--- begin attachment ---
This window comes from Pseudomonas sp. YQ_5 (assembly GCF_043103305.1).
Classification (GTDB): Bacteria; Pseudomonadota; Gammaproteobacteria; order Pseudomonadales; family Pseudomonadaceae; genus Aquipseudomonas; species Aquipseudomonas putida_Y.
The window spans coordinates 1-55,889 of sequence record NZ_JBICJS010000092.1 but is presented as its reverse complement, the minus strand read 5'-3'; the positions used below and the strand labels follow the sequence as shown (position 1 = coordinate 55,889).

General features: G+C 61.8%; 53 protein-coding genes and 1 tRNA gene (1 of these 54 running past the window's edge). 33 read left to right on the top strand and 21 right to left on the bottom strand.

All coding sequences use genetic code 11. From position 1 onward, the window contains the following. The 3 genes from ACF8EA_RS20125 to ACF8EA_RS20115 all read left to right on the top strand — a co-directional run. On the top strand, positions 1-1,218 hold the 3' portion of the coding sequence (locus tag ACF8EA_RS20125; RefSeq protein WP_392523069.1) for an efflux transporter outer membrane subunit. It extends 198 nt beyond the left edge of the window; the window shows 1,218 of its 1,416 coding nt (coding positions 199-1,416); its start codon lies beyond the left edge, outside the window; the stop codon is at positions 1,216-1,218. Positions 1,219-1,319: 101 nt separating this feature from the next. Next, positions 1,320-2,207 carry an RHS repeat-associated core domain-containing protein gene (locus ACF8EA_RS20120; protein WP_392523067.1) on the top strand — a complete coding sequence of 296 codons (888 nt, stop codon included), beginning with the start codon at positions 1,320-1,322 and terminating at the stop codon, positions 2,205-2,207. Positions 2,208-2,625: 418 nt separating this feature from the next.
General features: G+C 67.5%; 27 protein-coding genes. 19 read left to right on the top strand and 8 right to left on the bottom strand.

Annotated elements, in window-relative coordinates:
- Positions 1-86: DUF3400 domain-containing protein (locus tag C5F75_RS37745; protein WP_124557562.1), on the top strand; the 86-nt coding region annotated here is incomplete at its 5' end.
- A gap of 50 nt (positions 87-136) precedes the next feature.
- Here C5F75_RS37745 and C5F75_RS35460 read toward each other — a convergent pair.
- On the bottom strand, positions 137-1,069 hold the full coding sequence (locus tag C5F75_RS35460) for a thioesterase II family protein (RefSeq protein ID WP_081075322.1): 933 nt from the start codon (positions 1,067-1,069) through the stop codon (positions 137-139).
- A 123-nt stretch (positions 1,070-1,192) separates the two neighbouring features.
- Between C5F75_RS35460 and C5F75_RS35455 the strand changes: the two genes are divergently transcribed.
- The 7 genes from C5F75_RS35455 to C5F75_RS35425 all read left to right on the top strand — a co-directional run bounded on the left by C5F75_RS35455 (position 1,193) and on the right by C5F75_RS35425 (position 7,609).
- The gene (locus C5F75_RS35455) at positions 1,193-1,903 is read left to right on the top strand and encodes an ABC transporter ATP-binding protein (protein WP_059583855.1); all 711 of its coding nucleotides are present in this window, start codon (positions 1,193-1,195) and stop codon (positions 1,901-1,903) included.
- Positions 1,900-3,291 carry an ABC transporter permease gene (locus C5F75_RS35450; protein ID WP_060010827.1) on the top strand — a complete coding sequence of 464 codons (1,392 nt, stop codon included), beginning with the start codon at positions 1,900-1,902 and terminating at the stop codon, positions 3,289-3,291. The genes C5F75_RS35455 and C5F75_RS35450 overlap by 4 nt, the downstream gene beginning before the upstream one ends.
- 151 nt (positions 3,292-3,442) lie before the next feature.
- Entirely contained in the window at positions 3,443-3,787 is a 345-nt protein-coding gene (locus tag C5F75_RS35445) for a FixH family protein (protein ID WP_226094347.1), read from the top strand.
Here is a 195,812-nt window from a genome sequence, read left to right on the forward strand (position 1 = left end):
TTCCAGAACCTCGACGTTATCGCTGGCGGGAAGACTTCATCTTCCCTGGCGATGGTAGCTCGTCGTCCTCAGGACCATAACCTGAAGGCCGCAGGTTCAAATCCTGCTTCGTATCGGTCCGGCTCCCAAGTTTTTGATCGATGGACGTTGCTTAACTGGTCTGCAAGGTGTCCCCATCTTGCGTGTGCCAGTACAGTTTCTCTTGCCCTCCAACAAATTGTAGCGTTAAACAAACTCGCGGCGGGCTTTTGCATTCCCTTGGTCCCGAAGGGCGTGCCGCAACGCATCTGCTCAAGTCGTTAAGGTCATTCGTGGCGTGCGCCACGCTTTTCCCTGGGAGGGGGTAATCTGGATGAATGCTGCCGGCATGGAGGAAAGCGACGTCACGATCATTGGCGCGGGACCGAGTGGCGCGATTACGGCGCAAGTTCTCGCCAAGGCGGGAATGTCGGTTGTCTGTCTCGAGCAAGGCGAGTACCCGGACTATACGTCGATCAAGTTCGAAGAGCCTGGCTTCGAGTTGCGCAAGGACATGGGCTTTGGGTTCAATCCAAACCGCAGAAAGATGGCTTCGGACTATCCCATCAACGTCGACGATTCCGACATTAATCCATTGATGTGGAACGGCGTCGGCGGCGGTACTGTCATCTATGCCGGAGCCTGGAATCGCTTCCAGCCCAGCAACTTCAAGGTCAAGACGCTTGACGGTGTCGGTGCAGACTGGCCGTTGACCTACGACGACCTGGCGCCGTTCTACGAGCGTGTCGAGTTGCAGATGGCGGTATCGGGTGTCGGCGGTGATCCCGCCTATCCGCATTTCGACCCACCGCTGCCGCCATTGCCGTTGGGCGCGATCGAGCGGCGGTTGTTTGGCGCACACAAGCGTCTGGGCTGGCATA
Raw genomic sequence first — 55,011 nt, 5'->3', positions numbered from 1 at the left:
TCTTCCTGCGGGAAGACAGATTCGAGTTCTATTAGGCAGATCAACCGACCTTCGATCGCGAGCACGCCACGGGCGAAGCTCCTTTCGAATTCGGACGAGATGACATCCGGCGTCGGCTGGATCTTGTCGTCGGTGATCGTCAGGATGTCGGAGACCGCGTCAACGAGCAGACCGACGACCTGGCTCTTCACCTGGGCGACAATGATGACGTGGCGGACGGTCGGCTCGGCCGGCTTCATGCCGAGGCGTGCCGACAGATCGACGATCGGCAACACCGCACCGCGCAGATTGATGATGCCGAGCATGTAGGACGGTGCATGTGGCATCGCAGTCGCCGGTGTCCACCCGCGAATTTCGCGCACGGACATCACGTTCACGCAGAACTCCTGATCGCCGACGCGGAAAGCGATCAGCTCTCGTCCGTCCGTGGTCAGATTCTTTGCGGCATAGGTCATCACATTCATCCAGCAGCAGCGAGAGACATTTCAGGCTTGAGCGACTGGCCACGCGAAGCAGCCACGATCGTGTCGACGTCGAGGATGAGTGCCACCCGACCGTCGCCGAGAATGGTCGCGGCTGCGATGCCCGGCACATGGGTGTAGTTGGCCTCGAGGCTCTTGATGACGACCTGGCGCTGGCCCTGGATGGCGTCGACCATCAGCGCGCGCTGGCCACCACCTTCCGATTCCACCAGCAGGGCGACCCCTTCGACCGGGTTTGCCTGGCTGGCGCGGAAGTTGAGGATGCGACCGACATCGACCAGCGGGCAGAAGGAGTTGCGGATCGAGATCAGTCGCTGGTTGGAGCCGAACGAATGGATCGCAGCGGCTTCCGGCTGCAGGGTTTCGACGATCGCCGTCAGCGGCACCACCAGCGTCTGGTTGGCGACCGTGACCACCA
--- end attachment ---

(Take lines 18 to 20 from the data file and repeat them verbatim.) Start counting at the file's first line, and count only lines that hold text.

- Entirely contained in the window at positions 3,443-3,787 is a 345-nt protein-coding gene (locus tag C5F75_RS35445) for a FixH family protein (protein ID WP_226094347.1), read from the top strand.
Here is a 195,812-nt window from a genome sequence, read left to right on the forward strand (position 1 = left end):
TTCCAGAACCTCGACGTTATCGCTGGCGGGAAGACTTCATCTTCCCTGGCGATGGTAGCTCGTCGTCCTCAGGACCATAACCTGAAGGCCGCAGGTTCAAATCCTGCTTCGTATCGGTCCGGCTCCCAAGTTTTTGATCGATGGACGTTGCTTAACTGGTCTGCAAGGTGTCCCCATCTTGCGTGTGCCAGTACAGTTTCTCTTGCCCTCCAACAAATTGTAGCGTTAAACAAACTCGCGGCGGGCTTTTGCATTCCCTTGGTCCCGAAGGGCGTGCCGCAACGCATCTGCTCAAGTCGTTAAGGTCATTCGTGGCGTGCGCCACGCTTTTCCCTGGGAGGGGGTAATCTGGATGAATGCTGCCGGCATGGAGGAAAGCGACGTCACGATCATTGGCGCGGGACCGAGTGGCGCGATTACGGCGCAAGTTCTCGCCAAGGCGGGAATGTCGGTTGTCTGTCTCGAGCAAGGCGAGTACCCGGACTATACGTCGATCAAGTTCGAAGAGCCTGGCTTCGAGTTGCGCAAGGACATGGGCTTTGGGTTCAATCCAAACCGCAGAAAGATGGCTTCGGACTATCCCATCAACGTCGACGATTCCGACATTAATCCATTGATGTGGAACGGCGTCGGCGGCGGTACTGTCATCTATGCCGGAGCCTGGAATCGCTTCCAGCCCAGCAACTTCAAGGTCAAGACGCTTGACGGTGTCGGTGCAGACTGGCCGTTGACCTACGACGACCTGGCGCCGTTCTACGAGCGTGTCGAGTTGCAGATGGCGGTATCGGGTGTCGGCGGTGATCCCGCCTATCCGCATTTCGACCCACCGCTGCCGCCATTGCCGTTGGGCGCGATCGAGCGGCGGTTGTTTGGCGCACACAAGCGTCTGGGCTGGCATA